Preparing for the Hurricane
Today I was still not feeling well;  I have been sick for the past few days.  Sick or not, my clients still have homes to sell and need information on properties.  Tuesday's are my seller update days.  This is when I update my sellers on market conditions, progress with the marketing of their home, check up on feedback from showings that have occurred in the past week, and discuss concerns and questions.

The busy real estate season is almost upon us!  Spring is on its way!  I am doing my best to get as organized as possible before the "hurricane" hits!


Normally, I go to downtown New Braunfels each day and work from my office.  Today, since I am sick, I decided to work from home in the morning.  I check and sort email, follow up on any lingering issues from the evening before, and start my lead generation to get new business.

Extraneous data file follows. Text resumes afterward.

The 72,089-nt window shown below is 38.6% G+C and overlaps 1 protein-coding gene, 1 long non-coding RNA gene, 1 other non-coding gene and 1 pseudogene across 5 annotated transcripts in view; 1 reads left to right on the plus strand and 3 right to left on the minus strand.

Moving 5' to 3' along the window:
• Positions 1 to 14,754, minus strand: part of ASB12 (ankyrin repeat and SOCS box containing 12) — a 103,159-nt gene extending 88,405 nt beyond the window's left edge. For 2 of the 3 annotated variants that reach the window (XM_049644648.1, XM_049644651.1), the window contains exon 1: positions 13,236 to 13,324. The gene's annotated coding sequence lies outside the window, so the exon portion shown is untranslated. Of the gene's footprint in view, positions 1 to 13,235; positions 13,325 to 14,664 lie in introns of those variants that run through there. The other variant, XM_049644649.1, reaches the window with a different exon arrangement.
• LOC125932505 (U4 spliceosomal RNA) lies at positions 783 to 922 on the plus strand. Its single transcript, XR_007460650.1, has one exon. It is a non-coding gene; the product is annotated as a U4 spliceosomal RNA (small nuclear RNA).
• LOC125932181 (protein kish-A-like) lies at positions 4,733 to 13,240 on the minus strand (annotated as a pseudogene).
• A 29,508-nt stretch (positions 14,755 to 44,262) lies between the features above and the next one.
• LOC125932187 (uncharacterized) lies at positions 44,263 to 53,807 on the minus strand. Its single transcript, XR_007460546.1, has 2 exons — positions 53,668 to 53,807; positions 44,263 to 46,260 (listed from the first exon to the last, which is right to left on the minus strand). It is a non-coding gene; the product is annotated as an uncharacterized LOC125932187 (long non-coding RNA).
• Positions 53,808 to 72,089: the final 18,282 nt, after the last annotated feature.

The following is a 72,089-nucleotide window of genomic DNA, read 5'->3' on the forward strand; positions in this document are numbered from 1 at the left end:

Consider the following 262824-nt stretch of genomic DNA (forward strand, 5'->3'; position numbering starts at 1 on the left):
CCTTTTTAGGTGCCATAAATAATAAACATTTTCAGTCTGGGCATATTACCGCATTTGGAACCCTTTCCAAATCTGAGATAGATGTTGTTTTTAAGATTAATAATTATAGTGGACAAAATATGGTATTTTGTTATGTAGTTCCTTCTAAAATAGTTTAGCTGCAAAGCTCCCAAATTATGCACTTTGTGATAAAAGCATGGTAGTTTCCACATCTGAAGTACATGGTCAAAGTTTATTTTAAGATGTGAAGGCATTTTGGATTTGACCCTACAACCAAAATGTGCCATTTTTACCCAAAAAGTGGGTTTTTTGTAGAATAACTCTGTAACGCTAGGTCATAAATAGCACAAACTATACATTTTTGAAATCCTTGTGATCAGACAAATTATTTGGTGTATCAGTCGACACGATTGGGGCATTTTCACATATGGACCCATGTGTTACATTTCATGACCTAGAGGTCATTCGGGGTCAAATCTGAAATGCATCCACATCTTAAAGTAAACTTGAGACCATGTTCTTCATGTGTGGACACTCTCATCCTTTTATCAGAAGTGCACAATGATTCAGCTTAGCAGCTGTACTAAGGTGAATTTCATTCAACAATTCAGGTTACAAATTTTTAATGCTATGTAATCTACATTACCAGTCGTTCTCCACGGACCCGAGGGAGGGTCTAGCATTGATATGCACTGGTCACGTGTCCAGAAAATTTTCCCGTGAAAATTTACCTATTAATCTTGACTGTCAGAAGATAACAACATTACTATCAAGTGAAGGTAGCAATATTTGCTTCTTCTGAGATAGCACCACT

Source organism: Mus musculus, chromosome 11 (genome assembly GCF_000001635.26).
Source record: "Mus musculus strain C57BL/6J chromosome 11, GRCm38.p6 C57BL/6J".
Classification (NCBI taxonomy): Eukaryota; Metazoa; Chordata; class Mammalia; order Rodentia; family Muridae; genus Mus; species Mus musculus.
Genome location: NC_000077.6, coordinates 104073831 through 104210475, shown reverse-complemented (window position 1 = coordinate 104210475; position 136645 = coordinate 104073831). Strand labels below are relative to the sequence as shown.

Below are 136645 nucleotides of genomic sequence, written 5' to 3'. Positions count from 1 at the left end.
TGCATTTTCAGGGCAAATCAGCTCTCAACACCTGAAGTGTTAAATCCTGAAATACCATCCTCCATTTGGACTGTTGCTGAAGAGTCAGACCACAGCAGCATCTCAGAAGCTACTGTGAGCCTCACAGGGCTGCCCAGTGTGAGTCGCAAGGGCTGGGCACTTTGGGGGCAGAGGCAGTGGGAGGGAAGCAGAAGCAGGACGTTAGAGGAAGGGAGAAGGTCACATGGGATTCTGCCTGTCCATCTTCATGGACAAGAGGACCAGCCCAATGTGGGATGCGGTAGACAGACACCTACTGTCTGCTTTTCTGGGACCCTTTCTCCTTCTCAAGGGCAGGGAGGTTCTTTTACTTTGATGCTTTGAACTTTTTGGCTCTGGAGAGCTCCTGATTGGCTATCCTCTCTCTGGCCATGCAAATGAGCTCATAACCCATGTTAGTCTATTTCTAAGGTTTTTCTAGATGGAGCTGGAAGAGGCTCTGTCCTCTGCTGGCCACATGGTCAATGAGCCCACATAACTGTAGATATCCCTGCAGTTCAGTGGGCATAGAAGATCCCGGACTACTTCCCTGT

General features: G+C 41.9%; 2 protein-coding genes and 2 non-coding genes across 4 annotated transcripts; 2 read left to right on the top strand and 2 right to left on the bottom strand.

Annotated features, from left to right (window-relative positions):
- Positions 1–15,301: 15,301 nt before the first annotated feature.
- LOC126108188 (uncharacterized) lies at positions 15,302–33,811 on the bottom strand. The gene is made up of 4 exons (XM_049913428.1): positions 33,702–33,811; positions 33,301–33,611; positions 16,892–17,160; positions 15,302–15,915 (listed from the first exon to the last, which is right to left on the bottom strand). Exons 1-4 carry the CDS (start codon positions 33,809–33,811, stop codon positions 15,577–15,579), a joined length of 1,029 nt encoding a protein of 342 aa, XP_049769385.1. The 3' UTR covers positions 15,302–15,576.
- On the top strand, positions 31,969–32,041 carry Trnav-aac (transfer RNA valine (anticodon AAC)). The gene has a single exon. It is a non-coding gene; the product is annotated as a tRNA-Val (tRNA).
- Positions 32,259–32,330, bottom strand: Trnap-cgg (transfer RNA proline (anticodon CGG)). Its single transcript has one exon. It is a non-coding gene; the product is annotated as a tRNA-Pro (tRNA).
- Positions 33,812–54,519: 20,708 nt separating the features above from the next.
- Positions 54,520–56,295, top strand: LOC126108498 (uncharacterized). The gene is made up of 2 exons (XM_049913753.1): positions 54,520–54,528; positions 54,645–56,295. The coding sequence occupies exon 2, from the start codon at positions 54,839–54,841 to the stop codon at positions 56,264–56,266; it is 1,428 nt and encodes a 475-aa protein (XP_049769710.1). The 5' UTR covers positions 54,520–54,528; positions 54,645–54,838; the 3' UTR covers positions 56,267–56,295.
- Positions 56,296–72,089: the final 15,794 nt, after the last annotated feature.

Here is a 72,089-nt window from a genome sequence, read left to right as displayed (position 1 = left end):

I went into town around lunch time to attend the Realtor open house/luncheon of one of my office colleagues.  The home that was open today is a beautiful custom home in Rock Wall Ranch.  I feel that it is important to attend these events to show support for my fellow agents, gain information on the home, and provide feedback to the sellers.  These events are usually fun - Realtors LOVE a free lunch and love to see nice homes.  It's also nice to see my Realtor friends and colleagues.  It is important to have a good working relationship with other Realtors.  Yes, we are in competition with each other for business, but we also have to work together to sell homes and make transactions happen.